Different approaches exist for how systems communicate with each other. In previous lessons, we mostly considered direct communication using API calls. In some scenarios, direct communication could lead to tight coupling and unwanted dependencies at runtime. Therefore, communicating through messages or events can be desirable in some contexts. We also learned about Hystrix commands in previous lessons, which in addition to improving resilience can also serve to achieve asynchronous and reactive programming by wrapping API calls accordingly. However, we will now learn the theory and concepts behind message-based interaction and get to know how to achieve event-based integration between SAP S/4HANA Cloud and applications on the SAP Business Technology Platform (BTP).
Event-based integration expands the set of approaches available to us for designing a modern application architecture.
Challenges in Developing Extensions
Side-by-side extensions run in highly distributed and heterogenic environments as they interact with SAP S/4HANA systems and possibly other dependencies that run in different environments. This situation results in new challenges for the development of the extensions. As such, an extension is a system of distributed components. If an extension app can react immediately to the user requests, it would become more meaningful and appealing. To keep the extension responsive, we must cater to all situations, especially situations when any component might fail. Therefore, we need all components to be responsive when they run into errors and when they run under high loads.
Messaging Between Reactive Systems
Reactive systems are defined as responsive, resilient, elastic, and message-driven. Under the hood, a reactive system relies on interactions using asynchronous message-passing that establishes boundaries among individual components. Reactive systems require a different approach to the architecture of distributed systems and offer distinct benefits to make systems responsive.
The key element of reactive systems is the asynchronous message-driven communication between systems, as shown in figure, Messaging Between Reactive Systems. Regardless of their location, reactive systems communicate in the same way with each other - using messaging, which allows loose coupling, efficient resource usage, and isolation between systems. Using messaging, reactive systems notify supervisor components about failures without blocking the process so that another component can take over the role of a failed system.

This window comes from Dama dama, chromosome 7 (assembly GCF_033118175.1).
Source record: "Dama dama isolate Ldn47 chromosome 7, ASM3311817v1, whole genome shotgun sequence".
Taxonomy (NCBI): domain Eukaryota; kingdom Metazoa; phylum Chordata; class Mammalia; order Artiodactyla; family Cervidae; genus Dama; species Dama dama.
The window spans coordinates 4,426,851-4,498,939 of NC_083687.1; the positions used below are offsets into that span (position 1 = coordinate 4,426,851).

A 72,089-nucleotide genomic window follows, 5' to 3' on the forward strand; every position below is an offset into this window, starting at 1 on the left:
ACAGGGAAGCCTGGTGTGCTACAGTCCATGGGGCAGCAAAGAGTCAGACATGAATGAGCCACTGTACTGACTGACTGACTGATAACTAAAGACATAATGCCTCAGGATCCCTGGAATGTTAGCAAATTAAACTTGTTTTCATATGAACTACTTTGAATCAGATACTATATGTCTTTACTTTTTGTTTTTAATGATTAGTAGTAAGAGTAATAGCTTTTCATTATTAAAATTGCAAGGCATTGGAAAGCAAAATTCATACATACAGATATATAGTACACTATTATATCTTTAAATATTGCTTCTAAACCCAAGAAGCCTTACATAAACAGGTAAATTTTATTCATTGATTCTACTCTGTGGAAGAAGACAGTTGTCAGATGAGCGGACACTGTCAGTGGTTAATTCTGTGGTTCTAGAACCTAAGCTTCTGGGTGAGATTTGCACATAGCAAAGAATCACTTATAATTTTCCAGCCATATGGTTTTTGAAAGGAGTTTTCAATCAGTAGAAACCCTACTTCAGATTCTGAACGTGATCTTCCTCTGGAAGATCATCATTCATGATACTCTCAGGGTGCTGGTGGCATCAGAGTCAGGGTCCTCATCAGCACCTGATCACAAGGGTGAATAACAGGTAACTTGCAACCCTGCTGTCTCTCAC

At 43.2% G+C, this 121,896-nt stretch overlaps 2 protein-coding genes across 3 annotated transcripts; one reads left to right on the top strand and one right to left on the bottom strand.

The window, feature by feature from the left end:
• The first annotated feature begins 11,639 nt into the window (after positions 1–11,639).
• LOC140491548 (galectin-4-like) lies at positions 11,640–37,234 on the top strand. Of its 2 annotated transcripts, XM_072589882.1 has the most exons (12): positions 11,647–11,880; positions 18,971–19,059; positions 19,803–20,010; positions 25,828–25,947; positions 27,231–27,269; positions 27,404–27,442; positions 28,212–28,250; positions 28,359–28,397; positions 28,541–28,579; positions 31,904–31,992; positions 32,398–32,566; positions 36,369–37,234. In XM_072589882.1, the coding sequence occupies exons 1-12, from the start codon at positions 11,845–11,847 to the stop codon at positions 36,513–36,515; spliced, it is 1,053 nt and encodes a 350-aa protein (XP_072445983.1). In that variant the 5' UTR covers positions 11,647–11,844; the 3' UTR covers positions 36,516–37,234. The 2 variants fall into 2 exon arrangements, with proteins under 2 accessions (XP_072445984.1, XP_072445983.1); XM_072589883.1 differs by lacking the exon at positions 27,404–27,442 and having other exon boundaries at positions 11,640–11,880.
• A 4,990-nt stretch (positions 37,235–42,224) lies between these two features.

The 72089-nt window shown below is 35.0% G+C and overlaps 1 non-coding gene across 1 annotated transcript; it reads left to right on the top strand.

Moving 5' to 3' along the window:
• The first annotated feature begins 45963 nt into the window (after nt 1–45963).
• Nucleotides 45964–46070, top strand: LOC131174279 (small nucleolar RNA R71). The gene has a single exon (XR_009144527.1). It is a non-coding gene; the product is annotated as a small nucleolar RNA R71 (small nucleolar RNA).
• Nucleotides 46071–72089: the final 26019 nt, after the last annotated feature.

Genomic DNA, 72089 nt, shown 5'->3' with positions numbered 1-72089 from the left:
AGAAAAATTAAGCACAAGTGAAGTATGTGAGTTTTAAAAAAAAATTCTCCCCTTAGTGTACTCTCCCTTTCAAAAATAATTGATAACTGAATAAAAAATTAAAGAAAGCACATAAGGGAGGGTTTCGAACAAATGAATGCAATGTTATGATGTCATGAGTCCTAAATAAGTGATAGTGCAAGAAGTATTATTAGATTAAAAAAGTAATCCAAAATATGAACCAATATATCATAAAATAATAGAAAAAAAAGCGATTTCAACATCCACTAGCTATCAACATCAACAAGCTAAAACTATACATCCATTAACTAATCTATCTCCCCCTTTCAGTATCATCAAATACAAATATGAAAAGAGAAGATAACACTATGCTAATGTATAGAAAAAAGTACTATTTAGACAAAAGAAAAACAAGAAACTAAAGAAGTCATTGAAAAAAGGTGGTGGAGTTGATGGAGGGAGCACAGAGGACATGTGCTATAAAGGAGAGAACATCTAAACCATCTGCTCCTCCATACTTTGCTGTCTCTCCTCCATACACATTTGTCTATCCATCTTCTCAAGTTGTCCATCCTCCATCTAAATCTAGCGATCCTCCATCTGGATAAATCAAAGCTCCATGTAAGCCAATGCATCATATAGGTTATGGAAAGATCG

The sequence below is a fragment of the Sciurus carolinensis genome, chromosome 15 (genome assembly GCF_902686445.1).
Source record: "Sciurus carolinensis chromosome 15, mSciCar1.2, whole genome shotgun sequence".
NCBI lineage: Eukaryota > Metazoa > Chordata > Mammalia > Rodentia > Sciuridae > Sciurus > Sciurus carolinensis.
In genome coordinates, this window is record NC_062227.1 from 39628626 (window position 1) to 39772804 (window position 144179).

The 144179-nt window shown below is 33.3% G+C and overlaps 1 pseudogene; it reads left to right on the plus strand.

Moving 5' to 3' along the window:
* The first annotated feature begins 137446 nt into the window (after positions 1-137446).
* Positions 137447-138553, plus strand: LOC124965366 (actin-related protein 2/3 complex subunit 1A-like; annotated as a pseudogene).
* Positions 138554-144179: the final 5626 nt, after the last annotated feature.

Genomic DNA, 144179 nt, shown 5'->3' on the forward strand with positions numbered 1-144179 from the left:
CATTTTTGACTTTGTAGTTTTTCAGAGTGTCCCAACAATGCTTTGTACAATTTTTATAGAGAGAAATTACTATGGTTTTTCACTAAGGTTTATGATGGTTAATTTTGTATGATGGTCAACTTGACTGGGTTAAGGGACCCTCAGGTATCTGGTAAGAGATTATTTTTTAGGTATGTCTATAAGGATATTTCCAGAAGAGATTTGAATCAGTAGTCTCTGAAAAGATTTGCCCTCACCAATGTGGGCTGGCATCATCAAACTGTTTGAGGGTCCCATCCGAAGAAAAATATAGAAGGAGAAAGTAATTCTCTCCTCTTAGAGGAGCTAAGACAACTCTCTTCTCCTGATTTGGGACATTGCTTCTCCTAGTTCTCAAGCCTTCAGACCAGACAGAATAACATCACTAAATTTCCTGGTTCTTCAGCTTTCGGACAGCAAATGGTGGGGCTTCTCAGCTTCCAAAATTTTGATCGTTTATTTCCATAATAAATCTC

The advantage that we get from such reactive systems is that we can avoid too many API calls to the system that owns the data. The system that runs the core business applications actively informs the potentially interested consuming applications on the SAP BTP when changes happen. Knowing that a change happened, the consumer application can use the relevant API to fetch the new or changed business data.
Key Building Blocks of Messaging in SAP BTP
Now, let us explore the core components of SAP BTP and SAP S/4HANA that make the described architecture possible.
On the left-hand-side of the following figure, Key Building Blocks of Messaging in SAP S/4HANA and SAP BTP, we see the components of SAP S/4HANA that enable message-based communication. In SAP S/4HANA, business objects (BOs) are the basis for Event Enablement. BOs are well-defined in the context of the SAP Business Suite and in SAP S/4HANA Cloud. A BO is a piece of business functionality that can be instantiated on its own, for example, sales order, business partner, or cost center, just to name a few.
In SAP S/4HANA, an event can be raised when a certain action is executed for the BO, or when a certain state of the BO has been reached. The event is propagated from the application to the Enterprise Event Enablement component of SAP S/4HANA that communicates directly with the responsible components in SAP BTP. On the right-hand side of the high-level component diagram in this figure, we see SAP BTP components that allow consumption of messages. The SAP BTP Enterprise Messaging service facilitates messaging capabilities in a robust, efficient, and scalable broker architecture.
It includes an out-of-the-box integration with SAP applications such as SAP S/4HANA Cloud to propagate events and enable reactive business processes across enterprise landscapes. With the first version of the SAP BTP Enterprise Messaging service, SAP S/4HANA Cloud and the SAP BTP can act both as event sources to the SAP BTP Enterprise Messaging service. Applications built on the SAP BTP can act as consumers.
Finally, let us consider how the connection between the described SAP S/4HANA and SAP BTP components works. SAP Event Enablement communicates directly with the respective instance of the SAP BTP Enterprise Messaging service on the SAP BTP using a WebSocket connection.
Events are transported as the payload of Message Queue Telemetry Transport (MQTT) messages, and is a standardized protocol widely used in the Internet of Things.